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WHO Foundation: Uneven distribution of vaccines will cost



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The CEO of the WHO Foundation said that the global economy will lose “trillions of dollars” if more Covid-19 vaccines are not delivered worldwide, according to CNBC.

Anil Soni, who became the Foundation’s first CEO in January 2021, said that “the governments of Europe and the West have a clear obligation to donate excess This year.”

The World Health Organization has set a goal for 70% of the global population to be vaccinated by mid-2022.

Speaking at the end of February for this week’s episode of CNBC’s “Equity and Opportunity” about vaccine equity, Soni said it was a “moral imperative” to vaccinate the world against Covid.

“We live in a world where we see the effects of deep, structural inequity over generations. This is an opportunity to do something very different and to show that history can be corrected. That we can achieve the moral victory of a fair response in which everyone, we all have the same value, to receive the same access to this life-saving technology “, said Soni.

“But from an epidemiological and economic point of view, the inequity of vaccines is self-defeating, the figures clarify this. We will lose trillions of dollars in the global economy if we do not get high vaccine coverage, because what you will have in the global supply chains are materials that cannot come from countries where restrictions have continued, high Covid transmission rates have continued -19. ”

Soni said that, even with vaccines, the spread of the latest variant, Omicron, has been “amazing,” and if large populations in the world remain unvaccinated, future variants that could be resistant to vaccinations could develop.

The WHO Foundation was established in 2020 to support the work of the World Health Organization in addressing the greatest global health challenges.

Soni told CNBC that he was proud of the “extraordinary progress” made by vaccines in the first two years of the Covid crisis. But he said the pandemic would not end until the global 70% target was reached and that little progress had been made.

Last week, the UN reported that although more than 10.5 billion doses of vaccine were administered globally, only about 13% of those in low-income countries were vaccinated, compared with almost 70% in high-income countries. .

“We have the ability to do this, we can make this happen, but we need to act very differently in the next few months to achieve this goal. We need to mobilize more resources, money to buy vaccines, we need to split doses, and critically we need to ensure efficient delivery in countries around the world, to go beyond the billions of doses that have been delivered to high-income countries. small to reach that 70% target, ”said Soni.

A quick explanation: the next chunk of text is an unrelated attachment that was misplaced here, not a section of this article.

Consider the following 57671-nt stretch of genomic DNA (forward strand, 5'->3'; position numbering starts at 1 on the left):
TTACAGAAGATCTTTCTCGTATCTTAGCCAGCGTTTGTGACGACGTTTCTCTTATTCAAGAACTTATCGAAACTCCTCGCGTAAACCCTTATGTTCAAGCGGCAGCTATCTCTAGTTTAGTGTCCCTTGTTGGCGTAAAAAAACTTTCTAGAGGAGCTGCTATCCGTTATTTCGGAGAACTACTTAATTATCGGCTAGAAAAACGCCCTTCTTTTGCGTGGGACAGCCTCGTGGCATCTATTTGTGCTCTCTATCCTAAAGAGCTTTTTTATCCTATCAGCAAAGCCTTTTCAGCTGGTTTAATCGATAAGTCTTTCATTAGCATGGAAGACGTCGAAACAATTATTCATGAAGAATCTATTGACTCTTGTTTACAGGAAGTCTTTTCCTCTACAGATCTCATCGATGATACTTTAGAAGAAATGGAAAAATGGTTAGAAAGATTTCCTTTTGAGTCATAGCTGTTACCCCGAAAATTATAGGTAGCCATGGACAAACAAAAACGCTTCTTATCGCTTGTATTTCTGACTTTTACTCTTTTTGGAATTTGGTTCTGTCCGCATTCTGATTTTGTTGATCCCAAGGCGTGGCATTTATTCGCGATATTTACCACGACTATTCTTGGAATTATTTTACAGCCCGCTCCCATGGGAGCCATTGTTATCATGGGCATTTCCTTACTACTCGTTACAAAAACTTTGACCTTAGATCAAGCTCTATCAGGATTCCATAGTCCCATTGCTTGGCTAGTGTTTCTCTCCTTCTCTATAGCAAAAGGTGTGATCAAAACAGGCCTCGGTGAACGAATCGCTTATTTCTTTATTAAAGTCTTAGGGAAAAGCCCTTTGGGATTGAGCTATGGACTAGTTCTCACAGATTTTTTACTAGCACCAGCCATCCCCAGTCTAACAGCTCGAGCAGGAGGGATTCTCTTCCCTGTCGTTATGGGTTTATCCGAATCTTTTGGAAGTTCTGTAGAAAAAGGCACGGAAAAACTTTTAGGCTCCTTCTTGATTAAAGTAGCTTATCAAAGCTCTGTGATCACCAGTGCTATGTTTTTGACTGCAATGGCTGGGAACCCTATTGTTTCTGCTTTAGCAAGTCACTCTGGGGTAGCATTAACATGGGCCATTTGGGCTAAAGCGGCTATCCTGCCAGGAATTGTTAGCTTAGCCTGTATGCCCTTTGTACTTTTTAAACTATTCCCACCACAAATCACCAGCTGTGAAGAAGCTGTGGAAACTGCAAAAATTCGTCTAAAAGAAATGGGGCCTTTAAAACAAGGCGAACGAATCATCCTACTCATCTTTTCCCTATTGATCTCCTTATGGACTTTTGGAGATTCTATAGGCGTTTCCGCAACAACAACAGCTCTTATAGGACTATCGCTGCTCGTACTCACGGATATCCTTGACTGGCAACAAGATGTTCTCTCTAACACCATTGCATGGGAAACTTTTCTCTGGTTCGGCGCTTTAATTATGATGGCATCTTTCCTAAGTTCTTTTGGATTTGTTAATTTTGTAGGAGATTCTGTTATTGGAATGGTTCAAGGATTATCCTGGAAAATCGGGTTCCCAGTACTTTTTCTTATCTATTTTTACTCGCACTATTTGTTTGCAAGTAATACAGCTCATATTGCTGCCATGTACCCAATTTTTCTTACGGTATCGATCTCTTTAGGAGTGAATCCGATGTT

In 2021, the WHO Foundation launched the Go Give One fundraising campaign.

The campaign encourages everyone to contribute $ 5, with 95% of the money going to a single vaccine through the international initiative COVAX – led by WHO, the Coalition for Innovation in Epidemic Preparedness and the Gavi vaccine alliance with UNICEF delivery partner.

Soni said the campaign had raised $ 15 million so far, buying 3 million vaccines.

He also said that sharing production knowledge to produce vaccines is “important” in achieving vaccine equity.

“Producers in low- and middle-income countries in America, Asia, and Africa have the capacity to produce these products and are ready to make them,” he said. “A number of organizations, including the World Health Organization, are facilitating technology and information transfer, but we need those companies in the West, in Europe, in the United States to cooperate and see this as a gain, to see this which is an opportunity for them to invest in the kind of capacity in these countries, in the manufacturing industry, that they can simply meet. ”

When asked what he would say to those who are against receiving a vaccine, Soni said he was eager to engage in such conversations, ask them about their concerns, and provide more data and information about vaccine safety.

“Many vaccines have received conditional approval, not full approval, which does not mean they are not effective. It means that there is a regulatory process that requires a certain amount of data about the stability of a product on the shelf, in order to provide full approval, “he said.

With a number of countries recently lifting all Covid restrictions, Soni has warned that it is necessary to protect this freedom through vaccinations.

“We are at a time when we feel liberated and free. This is wonderful. But we have to protect that and the way we protect it is to make sure everyone is vaccinated, ”he said.